If this is your first time to India, have no fear! 2014 marks my 8th trip to India so you will travel with a well-seasoned Indiaphile.
I had never been overseas before my first trip in 2005, alone, to study yoga, at the age of 50+. As soon as my foot hit Indian soil I knew I had come home, but your mileage may vary. Here is some of my advice and also that of others….
1. You will fly into and out of Trivandrum, Kerala (airport code TRV.) You need a passport (of course!) AND an India TOURIST visa. Find your local Indian consulate online — they have all the information on how to apply for a visa.
Visa processing in the United States has been outsourced. You apply online and send your passport to Travisa (or whichever visa company your consulate uses.) Americans can receive 5 and 10 year multiple entry tourist visas, the duration is 6 months for everyone else. Don’t worry about sending them your passport. Travisa’s services were excellent and they emailed me every step of the way. REMEMBER THAT YOUR VISA STARTS ON THE DAY IT IS ISSUED, NOT WHEN YOU ARRIVE IN INDIA!
2. CLOTHING: India is still a conservative country in many respects — tight or revealing clothing for women is usually not worn in big cities. I wear sleeveless kurtis (similar to a western tunic top) all the time with my salwars. In the photo above I am wearing a sleeveless top (actually a short dress) over baggy pants but my shoulders are covered by a dupatta (large scarf or shawl worn with salwar kameez) on the street.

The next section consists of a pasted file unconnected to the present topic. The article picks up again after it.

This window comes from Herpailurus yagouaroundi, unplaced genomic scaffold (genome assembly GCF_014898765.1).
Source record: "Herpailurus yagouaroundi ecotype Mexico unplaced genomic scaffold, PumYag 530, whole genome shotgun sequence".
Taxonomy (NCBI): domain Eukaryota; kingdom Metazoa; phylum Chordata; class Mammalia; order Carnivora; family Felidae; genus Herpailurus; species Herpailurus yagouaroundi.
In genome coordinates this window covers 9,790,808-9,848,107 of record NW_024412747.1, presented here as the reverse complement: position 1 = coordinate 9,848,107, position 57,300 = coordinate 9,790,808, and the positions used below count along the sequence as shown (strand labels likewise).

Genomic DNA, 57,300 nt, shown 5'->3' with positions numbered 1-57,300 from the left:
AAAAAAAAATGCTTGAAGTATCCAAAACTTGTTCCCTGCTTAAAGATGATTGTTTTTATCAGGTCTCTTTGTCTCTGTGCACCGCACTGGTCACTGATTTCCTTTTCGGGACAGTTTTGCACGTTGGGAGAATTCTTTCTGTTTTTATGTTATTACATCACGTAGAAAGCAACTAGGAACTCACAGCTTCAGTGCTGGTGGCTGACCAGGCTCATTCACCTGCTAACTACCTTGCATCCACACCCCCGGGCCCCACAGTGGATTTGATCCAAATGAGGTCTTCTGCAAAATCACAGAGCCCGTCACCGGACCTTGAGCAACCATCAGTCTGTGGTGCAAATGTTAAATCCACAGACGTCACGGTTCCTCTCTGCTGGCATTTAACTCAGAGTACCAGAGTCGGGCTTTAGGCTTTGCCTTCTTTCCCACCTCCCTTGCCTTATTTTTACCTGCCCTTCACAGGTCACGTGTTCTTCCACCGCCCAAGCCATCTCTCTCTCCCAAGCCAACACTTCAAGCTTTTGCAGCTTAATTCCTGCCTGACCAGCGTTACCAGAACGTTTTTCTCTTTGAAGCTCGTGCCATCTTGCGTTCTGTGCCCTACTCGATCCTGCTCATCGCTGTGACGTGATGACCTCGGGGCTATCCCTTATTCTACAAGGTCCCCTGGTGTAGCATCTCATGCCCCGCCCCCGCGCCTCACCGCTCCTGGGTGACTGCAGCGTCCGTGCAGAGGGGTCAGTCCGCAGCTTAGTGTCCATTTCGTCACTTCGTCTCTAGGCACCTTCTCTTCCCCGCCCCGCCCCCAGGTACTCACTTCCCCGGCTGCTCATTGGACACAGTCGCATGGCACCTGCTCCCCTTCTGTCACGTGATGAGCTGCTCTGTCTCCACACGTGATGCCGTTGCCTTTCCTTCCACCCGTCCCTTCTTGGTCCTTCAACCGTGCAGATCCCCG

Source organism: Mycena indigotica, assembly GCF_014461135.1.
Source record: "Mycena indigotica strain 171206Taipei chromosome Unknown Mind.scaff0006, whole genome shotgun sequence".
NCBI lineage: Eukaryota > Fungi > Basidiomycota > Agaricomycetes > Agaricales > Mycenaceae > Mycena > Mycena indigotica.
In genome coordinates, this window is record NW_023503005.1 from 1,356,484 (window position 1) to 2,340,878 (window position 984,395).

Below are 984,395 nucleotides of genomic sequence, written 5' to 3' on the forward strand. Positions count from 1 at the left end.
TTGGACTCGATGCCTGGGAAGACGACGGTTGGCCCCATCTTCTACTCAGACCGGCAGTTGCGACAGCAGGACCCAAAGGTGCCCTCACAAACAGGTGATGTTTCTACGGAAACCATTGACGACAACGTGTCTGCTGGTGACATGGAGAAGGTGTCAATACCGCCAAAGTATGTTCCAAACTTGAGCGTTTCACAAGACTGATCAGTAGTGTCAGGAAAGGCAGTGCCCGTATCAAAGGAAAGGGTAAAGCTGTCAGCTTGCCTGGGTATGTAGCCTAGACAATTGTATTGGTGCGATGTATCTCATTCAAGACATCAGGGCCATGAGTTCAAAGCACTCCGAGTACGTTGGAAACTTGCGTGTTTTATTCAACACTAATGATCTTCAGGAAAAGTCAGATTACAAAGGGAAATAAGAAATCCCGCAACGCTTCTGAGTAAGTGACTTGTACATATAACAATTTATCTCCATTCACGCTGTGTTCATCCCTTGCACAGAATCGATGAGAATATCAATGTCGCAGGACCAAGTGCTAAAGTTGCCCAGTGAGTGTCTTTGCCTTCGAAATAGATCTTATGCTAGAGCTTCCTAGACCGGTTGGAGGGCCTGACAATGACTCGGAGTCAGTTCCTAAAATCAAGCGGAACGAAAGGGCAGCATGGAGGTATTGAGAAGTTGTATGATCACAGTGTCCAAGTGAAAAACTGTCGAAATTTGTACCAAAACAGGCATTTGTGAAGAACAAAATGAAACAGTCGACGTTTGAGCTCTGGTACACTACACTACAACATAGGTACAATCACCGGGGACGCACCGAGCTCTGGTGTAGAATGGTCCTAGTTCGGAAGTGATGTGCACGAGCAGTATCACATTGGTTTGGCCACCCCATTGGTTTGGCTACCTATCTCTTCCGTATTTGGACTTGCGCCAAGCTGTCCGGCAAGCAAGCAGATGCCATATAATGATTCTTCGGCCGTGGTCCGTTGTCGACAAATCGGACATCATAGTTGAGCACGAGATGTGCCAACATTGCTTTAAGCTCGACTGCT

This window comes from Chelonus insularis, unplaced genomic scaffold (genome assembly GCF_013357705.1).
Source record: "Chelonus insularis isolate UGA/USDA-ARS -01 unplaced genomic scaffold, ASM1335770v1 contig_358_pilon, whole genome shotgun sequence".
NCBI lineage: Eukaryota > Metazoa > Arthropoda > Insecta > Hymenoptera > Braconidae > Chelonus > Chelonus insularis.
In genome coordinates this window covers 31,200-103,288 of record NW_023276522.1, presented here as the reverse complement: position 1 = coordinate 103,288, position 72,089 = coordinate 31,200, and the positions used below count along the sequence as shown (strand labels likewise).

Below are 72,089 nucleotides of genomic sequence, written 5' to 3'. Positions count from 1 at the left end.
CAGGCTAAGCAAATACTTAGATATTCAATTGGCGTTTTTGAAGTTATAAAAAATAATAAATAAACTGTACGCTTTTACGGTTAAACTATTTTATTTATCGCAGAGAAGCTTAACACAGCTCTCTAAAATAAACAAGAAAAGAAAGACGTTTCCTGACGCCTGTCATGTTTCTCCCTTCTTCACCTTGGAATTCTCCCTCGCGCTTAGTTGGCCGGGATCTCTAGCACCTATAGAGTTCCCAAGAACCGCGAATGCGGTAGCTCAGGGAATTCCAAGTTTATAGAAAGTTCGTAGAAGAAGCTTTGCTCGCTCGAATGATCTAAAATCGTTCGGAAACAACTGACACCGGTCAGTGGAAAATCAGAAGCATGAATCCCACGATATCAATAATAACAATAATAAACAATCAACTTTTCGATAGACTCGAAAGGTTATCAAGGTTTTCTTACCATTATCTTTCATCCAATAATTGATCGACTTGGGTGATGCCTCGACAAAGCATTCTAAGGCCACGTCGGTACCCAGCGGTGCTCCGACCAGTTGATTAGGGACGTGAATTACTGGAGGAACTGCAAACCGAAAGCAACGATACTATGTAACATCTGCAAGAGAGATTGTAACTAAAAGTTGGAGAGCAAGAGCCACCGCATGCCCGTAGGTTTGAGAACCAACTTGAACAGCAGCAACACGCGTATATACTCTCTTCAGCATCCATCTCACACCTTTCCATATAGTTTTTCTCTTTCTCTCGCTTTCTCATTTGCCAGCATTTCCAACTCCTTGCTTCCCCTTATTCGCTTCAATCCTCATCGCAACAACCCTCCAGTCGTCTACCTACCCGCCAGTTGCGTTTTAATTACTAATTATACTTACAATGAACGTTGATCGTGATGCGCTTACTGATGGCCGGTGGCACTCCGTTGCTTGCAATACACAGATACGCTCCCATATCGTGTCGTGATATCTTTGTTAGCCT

However, with Varkala being a beach resort town, attitudes toward clothing are different. Bring baggy cotton pants, cargo pants, loose cotton tops, T shirts, a long skirt or dress, cotton shawls or scarves. Men wear long-ish shorts, cargo pants, drawstring pants, and T shirts or loose cotton shirts. There are many places to buy clothes in Varkala. India is hard on everything so I suggest that first timers go to a thrift store or resale shop, find some inexpensive clothes, then leave them in India. If you leave clothes behind you have more room in your suitcase for all that cool stuff you’re going to buy! DON’T bring a $100 outfit and have it ruined in the hotel laundry — it CAN happen.
YOGA CLOTHES: loose, comfortable clothes, not your Lululemons or tight fitting pants — you won’t be comfortable because the temperature will be over 90 degrees daily.
SHOES: you only need two pairs or even just one — comfortable walking shoes or sandals. I wear Keen flip flops everywhere and the trekking sandals that Keen, Teva, or Chaco sells are good choices. You want shoes that you can easily slip off and on when visiting temples, fumbling with straps is a drag. Comfort is key, you don’t want blisters in India!
There are many westerners in Varkala and it is a beach town where people are accustomed to seeing lots of Western skin. Ladies, bring a swim suit, but not your thong bikini. Many western women walk around in two piece suits and a sarong or a tunic top, long-ish shorts or capris, and skirts above the knee, but still show respect — NO SHORT SHORTS OR MINI MINIS! Use your best judgment, but always respect the culture because you WILL be going into town away from the beach.
You WILL be stared at no matter what you wear. It is just the way it is in India wherever you go. If you have tattoos, don’t be concerned. I have many tattoos and my experience is that Indians are very curious about them and appreciate them, especially the women. I am never worried about showing my tattoos in public, however, I always keep my shoulders respectfully covered in temples.